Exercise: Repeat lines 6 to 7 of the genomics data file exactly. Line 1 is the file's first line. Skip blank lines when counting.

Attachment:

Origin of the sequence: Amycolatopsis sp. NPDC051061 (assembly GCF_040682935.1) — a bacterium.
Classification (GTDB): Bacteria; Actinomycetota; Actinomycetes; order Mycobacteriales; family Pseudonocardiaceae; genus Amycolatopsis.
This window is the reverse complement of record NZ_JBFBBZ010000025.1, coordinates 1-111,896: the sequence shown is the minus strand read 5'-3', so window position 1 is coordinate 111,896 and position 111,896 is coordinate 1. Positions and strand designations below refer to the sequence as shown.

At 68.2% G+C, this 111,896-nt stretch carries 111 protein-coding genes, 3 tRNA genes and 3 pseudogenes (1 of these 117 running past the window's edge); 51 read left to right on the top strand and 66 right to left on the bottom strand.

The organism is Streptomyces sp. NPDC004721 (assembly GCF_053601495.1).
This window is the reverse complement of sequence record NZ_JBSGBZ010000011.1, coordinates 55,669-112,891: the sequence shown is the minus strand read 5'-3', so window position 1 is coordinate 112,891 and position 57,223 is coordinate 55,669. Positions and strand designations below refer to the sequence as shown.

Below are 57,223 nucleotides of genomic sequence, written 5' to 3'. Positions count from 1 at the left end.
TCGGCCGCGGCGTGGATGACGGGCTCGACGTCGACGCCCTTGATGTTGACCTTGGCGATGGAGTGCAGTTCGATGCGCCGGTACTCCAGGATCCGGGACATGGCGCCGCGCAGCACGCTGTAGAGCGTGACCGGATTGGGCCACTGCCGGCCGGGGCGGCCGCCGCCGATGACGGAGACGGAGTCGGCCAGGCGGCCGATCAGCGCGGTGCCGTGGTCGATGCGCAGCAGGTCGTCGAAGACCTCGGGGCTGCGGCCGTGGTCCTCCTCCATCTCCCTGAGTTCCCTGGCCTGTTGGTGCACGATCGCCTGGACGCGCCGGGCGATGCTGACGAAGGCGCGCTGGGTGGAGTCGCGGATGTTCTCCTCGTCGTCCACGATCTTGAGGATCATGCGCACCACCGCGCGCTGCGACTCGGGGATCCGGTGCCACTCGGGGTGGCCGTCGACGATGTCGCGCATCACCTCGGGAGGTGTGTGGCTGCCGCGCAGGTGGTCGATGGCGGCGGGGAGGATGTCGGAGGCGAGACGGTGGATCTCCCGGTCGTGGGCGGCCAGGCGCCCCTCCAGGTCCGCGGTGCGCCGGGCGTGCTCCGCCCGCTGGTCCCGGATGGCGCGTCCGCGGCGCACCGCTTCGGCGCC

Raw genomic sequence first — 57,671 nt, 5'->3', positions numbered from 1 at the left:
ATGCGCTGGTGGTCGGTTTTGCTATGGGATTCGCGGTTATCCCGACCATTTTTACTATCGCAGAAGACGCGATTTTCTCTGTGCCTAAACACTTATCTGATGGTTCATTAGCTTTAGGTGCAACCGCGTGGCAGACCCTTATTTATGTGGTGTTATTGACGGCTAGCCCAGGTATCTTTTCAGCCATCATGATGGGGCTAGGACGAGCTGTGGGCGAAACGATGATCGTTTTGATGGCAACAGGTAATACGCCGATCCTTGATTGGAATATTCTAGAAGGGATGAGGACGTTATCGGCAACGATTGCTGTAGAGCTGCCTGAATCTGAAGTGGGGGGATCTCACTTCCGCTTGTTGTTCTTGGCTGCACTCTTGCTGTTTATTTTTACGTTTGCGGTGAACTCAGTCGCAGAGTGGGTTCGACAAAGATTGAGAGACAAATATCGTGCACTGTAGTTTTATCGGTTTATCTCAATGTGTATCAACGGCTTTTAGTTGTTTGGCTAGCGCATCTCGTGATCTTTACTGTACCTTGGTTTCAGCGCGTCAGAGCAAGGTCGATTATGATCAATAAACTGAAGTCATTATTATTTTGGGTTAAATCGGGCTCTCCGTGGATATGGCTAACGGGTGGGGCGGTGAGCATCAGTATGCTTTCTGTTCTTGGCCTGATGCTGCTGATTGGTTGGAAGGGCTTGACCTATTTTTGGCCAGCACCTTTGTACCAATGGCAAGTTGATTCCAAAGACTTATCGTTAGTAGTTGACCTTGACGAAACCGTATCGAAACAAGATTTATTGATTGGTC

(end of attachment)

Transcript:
This window is the reverse complement of sequence record NZ_JBSGBZ010000011.1, coordinates 55,669-112,891: the sequence shown is the minus strand read 5'-3', so window position 1 is coordinate 112,891 and position 57,223 is coordinate 55,669. Positions and strand designations below refer to the sequence as shown.

Below are 57,223 nucleotides of genomic sequence, written 5' to 3'. Positions count from 1 at the left end.